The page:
The first cohort of Global Health track physicians in Hospital Medicine began at BWH in July 2018, each with an individual global focus. Among the three  is Bram Wispelwey, MD, MS. Dr. Wispelwey completed the BWH Doris and Howard Hiatt Global Health Equity Residency in 2018 and stayed on in this newly created role. When not at BWH, Dr. Wispelwey  is working to mend the fractured healthcare system within Palestinian refugee camps.  These camps do not have dedicated local clinics or consistent access to basic affordable primary care. To address these complex issues, Dr. Wispelwey helped launch and monitor a Community Health Worker program to improve relationships and rebuild trust between doctors and patients, strengthen the healthcare delivery system, and ultimately improve the health of refugee families. He now divides his time between the camps in Palestine and Boston.

Jennifer Goldsmith, Administrative Director of the Division of Global Health Equity helped establish the partnership between BWH Hospital Medicine and the Division of Global Health Equity. She describes the global health model, “the track is highly customizable to meet the needs and interests of individuals and offers opportunities for global health research and field work, didactics, and career mentorship. We’re delighted to build on the mentorship and global health opportunities in our Division creating this new career step.”

According to Dr. Rohloff, “the vision for this track is to help junior faculty with a strong interest in global health to take the next steps in advancing their global health careers, through making connections to the excellent mentorship and development opportunities available at Brigham and Women’s Hospital and finding a clinical home here, as well.”

Applications for 2019 are now open. Read the job posting.

Doris and Howard Hiatt Residency in Global Health Equity and Internal Medicine: from training incubator to global impact

Drs. Paul Farmer, Howard Hiatt, and Joe Rhatigan with alumni of the Hiatt Residency in Global Health Equity.

With a commitment to increasing the number of physicians who aim to dedicate their careers to improving the health of impoverished people in the U.S. and abroad, the division, the Department of Medicine (DOM), and BWH created a unique residency program to address this growing interest. In 2004, the Doris and Howard Hiatt Residency in Global Health Equity and Internal Medicine was established as a comprehensive program that includes training in internal medicine; coursework in research methods, public policy, global health advocacy; and research and patient-care experiences in impoverished settings at PIH sites around the world. The program adds an additional training year to Internal Medicine and Internal Medicine and Pediatrics residencies and residents earn an MPH as part of the program. The residency program honors division co-founder Dr. Howard Hiatt and his late wife, Doris.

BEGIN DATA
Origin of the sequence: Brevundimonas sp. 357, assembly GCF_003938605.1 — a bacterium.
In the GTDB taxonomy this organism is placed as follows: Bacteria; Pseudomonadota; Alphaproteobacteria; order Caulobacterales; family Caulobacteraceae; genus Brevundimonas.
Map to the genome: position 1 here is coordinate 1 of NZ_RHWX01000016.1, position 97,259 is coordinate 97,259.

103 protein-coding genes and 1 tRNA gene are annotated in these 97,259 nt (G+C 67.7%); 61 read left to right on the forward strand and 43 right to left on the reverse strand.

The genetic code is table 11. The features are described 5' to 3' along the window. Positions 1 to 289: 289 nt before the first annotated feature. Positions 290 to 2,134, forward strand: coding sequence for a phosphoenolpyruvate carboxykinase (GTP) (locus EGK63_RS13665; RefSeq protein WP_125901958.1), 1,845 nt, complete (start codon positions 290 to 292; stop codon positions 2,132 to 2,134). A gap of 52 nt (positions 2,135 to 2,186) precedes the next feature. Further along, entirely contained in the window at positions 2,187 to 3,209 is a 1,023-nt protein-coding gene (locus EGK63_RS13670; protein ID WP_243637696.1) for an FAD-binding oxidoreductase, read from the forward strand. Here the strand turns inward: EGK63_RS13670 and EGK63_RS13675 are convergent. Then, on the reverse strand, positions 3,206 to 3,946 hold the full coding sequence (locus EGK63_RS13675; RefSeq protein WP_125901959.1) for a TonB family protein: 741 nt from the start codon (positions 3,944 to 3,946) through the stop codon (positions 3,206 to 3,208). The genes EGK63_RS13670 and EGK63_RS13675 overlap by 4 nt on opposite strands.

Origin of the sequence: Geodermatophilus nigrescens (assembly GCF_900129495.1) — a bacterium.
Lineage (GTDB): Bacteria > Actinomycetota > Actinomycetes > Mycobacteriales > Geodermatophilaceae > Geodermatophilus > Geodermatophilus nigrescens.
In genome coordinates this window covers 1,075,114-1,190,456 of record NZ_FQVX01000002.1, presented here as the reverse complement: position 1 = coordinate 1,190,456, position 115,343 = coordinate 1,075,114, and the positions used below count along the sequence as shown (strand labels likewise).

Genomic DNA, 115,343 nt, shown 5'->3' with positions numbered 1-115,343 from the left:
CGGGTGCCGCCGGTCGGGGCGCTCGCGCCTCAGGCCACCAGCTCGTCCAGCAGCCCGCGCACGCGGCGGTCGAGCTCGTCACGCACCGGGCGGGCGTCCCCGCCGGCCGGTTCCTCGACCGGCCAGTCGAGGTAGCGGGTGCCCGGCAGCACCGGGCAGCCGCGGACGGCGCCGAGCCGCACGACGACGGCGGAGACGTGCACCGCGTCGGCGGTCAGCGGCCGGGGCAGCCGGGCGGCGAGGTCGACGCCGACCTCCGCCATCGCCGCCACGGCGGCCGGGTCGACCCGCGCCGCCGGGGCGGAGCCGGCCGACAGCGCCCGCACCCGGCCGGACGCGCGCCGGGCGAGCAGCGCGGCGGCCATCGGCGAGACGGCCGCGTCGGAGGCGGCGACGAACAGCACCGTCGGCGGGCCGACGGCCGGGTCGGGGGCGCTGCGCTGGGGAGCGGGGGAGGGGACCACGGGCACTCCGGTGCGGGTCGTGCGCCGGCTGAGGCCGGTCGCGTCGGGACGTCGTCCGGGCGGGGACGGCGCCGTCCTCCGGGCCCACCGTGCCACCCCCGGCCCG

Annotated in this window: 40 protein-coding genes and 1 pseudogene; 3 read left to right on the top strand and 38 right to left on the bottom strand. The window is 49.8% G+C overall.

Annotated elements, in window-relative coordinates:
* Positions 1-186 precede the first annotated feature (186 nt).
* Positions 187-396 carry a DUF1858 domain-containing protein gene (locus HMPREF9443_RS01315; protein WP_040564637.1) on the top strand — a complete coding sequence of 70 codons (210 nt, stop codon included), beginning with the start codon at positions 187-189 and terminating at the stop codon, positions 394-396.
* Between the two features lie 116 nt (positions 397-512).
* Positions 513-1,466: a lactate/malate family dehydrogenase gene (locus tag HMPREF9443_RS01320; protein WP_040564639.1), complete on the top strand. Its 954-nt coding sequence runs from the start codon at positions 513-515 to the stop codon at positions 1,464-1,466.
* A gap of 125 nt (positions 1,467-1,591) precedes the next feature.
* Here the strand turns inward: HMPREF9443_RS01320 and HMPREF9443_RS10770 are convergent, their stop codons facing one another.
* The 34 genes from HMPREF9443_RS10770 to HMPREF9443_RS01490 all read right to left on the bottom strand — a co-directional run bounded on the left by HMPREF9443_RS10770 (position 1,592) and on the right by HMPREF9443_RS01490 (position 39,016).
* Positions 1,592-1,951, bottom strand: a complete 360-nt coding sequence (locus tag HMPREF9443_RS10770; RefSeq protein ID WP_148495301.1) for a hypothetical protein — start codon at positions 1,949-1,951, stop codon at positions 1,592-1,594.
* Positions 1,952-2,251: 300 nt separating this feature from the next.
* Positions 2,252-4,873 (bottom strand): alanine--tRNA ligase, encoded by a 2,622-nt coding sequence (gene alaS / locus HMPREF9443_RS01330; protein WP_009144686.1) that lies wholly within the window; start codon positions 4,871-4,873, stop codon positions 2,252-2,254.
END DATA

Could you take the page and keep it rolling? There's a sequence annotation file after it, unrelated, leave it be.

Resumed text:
The Hiatt GHE residency acts as an incubator, providing young physicians with the resources necessary to explore many different possible paths in global health. That support continues long after residents have graduated from the program. Because global health equity remains a pioneering field, former residents continue to define for themselves what it means to have a career in global health—often connecting with other graduates in the process. This networking is a natural outgrowth of the Hiatt GHE residency, which many involved describe as a family that extends around the globe. The program’s focus on learning and mentorship encourages residents to reach out to previous graduates working in the field for support, guidance, and collaboration.

The impact of the Hiatt residency program goes far beyond the outstanding individual trainees themselves.  Hiatt residents go on to train hundreds more physicians and health workers, creating a multiplier effect from the initial investment in the program. Residents are empowered to share their knowledge and support the development of healthcare infrastructure that pays increasing dividends over time.

Continue reading “Doris and Howard Hiatt Residency in Global Health Equity and Internal Medicine: from training incubator to global impact”

BWH’s Aaron Berkowitz wins Mridha Spirit of Neurology Humanitarian Award, envisions expanding specialty training programs in resource limited settings

Aaron Berkowitz, MD, PhD, was recently awarded the Mridha Spirit of Neurology Humanitarian Award from the American Brain Foundation and American Academy of Neurology for his work to expand access to neurology education and clinical care in resource-limited regions of the world. This award recognizes his tireless efforts developing Neurology training in Haiti. Over six years, Dr. Berkowitz has grown from a visiting professor to an architect of expanded neurology care with a vision for development of specialty training programs globally.

Dr. Aaron Berkowitz and inaugural Haiti Neurology Fellow Dr. Roosevelt François.

Knowing there was a dire shortage of neurology support in Haiti, in 2012, Dr. Aaron Berkowitz reached out to his colleague Dr. Michelle Morse. Dr. Morse of the BWH Division of Global Health Equity and a founder of EqualHealth explained that there was just one neurologist for the entire population of 10 million people in Haiti which contrasts starkly to 76 neurologists per 100,000 people in Boston. In Haiti, the vast majority of patients had no access to a neurologist for care and most general practitioners had no access to a neurologist to learn from.